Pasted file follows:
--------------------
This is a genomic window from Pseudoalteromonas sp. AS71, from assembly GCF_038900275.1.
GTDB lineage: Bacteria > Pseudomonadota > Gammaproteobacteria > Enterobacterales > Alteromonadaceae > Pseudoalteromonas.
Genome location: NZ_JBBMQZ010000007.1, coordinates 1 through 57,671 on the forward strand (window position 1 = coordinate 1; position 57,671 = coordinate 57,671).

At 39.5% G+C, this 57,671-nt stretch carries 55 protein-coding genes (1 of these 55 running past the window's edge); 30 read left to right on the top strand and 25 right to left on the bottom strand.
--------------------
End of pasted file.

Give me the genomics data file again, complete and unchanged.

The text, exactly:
This is a genomic window from Pseudoalteromonas sp. AS71, from assembly GCF_038900275.1.
GTDB lineage: Bacteria > Pseudomonadota > Gammaproteobacteria > Enterobacterales > Alteromonadaceae > Pseudoalteromonas.
Genome location: NZ_JBBMQZ010000007.1, coordinates 1 through 57,671 on the forward strand (window position 1 = coordinate 1; position 57,671 = coordinate 57,671).

At 39.5% G+C, this 57,671-nt stretch carries 55 protein-coding genes (1 of these 55 running past the window's edge); 30 read left to right on the top strand and 25 right to left on the bottom strand.